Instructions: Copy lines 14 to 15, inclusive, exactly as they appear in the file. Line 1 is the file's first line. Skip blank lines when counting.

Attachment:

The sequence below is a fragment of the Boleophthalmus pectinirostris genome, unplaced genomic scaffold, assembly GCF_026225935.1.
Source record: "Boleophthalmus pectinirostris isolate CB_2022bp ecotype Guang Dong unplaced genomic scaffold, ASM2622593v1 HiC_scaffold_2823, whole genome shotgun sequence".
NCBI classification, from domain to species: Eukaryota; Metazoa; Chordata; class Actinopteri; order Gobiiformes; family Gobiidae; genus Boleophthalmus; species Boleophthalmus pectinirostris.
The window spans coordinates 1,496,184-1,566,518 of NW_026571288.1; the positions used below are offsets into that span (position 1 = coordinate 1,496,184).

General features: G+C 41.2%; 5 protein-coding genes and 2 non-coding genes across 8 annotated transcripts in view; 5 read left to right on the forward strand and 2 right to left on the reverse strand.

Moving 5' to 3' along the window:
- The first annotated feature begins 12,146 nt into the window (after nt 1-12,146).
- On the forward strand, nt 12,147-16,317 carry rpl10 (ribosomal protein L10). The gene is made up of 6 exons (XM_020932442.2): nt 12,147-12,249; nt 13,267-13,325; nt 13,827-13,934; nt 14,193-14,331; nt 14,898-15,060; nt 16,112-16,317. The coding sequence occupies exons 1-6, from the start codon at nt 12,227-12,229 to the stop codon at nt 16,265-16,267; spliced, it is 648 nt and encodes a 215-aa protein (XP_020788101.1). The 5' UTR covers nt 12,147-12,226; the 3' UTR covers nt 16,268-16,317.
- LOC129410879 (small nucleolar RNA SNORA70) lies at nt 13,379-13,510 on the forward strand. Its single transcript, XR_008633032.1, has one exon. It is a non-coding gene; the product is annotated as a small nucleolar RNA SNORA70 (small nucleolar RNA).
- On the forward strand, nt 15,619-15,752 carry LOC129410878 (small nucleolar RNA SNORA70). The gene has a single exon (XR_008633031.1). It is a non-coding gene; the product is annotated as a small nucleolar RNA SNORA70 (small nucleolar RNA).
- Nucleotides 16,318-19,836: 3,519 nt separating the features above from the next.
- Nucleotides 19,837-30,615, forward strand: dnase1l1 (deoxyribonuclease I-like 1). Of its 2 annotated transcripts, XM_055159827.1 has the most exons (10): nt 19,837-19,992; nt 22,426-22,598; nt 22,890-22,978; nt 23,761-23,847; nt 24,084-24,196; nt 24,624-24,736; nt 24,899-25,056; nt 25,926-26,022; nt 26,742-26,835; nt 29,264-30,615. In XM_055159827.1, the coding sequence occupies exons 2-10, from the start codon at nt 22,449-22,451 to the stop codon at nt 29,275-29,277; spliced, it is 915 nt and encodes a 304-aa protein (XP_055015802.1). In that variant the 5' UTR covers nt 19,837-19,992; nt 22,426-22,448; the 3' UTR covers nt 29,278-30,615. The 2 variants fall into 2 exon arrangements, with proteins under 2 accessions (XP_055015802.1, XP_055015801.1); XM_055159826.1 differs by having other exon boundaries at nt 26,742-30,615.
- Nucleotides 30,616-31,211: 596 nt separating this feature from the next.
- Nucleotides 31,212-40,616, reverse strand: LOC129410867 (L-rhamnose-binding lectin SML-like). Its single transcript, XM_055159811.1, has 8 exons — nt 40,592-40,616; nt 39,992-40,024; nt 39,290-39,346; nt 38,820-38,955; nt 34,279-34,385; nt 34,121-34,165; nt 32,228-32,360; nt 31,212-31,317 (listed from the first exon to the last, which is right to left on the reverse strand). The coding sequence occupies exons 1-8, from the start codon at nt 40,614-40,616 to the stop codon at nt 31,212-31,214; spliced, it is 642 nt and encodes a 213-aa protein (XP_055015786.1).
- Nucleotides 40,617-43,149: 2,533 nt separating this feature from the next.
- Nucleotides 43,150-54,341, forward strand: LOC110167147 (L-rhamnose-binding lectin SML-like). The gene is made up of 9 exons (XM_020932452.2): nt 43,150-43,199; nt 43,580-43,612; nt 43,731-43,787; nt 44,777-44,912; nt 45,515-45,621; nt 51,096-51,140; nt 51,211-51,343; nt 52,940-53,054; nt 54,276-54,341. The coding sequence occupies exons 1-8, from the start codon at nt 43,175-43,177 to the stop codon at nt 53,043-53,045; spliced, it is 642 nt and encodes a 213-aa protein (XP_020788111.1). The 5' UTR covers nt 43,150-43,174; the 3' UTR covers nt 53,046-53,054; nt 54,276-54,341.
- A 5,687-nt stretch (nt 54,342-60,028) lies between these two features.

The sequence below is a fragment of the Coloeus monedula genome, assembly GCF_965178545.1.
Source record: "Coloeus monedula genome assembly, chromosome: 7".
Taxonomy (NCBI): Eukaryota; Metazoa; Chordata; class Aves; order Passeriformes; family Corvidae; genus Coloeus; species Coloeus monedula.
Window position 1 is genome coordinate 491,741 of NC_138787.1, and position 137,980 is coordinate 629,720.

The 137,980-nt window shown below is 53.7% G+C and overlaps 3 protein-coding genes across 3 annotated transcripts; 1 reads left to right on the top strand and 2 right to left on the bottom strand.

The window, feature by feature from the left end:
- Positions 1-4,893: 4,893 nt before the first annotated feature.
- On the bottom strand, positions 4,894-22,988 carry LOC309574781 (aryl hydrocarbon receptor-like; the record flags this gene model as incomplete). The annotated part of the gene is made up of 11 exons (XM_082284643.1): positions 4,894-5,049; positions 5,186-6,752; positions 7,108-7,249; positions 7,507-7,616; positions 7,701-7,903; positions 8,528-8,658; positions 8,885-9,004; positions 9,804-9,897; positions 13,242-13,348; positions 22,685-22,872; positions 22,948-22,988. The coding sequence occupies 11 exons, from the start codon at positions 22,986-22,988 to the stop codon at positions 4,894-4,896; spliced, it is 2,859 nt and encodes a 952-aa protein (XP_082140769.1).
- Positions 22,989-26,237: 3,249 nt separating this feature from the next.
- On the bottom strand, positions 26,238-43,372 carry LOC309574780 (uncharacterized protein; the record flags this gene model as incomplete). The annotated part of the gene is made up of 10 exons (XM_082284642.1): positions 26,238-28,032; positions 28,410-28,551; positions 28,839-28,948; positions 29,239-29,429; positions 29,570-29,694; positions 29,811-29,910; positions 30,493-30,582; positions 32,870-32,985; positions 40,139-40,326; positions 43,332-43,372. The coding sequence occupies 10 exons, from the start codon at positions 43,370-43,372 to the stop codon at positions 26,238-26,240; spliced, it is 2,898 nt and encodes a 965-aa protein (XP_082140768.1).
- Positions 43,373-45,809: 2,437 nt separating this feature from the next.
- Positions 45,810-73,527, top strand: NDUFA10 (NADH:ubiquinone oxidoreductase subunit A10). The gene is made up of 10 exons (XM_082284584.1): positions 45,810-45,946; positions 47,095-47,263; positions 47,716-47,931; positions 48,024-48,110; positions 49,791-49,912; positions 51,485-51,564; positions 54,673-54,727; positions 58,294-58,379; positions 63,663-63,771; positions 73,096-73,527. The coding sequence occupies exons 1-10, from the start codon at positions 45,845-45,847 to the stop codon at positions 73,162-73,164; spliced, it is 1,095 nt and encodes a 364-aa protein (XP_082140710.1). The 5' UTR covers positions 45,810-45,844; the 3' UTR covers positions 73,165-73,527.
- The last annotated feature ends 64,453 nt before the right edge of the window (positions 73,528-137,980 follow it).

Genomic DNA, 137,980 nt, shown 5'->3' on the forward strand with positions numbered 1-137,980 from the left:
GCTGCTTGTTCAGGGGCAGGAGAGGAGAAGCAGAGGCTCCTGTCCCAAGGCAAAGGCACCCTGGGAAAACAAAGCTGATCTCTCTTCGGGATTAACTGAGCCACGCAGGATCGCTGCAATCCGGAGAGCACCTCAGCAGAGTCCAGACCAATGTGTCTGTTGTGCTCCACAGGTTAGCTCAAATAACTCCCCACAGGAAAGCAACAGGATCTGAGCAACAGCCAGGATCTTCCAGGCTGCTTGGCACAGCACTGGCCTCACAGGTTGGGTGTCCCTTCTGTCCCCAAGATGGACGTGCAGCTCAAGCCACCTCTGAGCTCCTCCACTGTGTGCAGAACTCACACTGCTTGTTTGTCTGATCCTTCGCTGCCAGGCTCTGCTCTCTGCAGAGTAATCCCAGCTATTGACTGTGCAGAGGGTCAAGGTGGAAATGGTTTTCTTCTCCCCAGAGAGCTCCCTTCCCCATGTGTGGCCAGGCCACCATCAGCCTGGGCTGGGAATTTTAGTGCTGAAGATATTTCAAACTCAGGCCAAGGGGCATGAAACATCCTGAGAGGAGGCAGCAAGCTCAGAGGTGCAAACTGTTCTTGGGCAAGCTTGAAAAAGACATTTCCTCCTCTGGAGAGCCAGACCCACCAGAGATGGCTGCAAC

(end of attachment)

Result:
- Nucleotides 31,212-40,616, reverse strand: LOC129410867 (L-rhamnose-binding lectin SML-like). Its single transcript, XM_055159811.1, has 8 exons — nt 40,592-40,616; nt 39,992-40,024; nt 39,290-39,346; nt 38,820-38,955; nt 34,279-34,385; nt 34,121-34,165; nt 32,228-32,360; nt 31,212-31,317 (listed from the first exon to the last, which is right to left on the reverse strand). The coding sequence occupies exons 1-8, from the start codon at nt 40,614-40,616 to the stop codon at nt 31,212-31,214; spliced, it is 642 nt and encodes a 213-aa protein (XP_055015786.1).
- Nucleotides 40,617-43,149: 2,533 nt separating this feature from the next.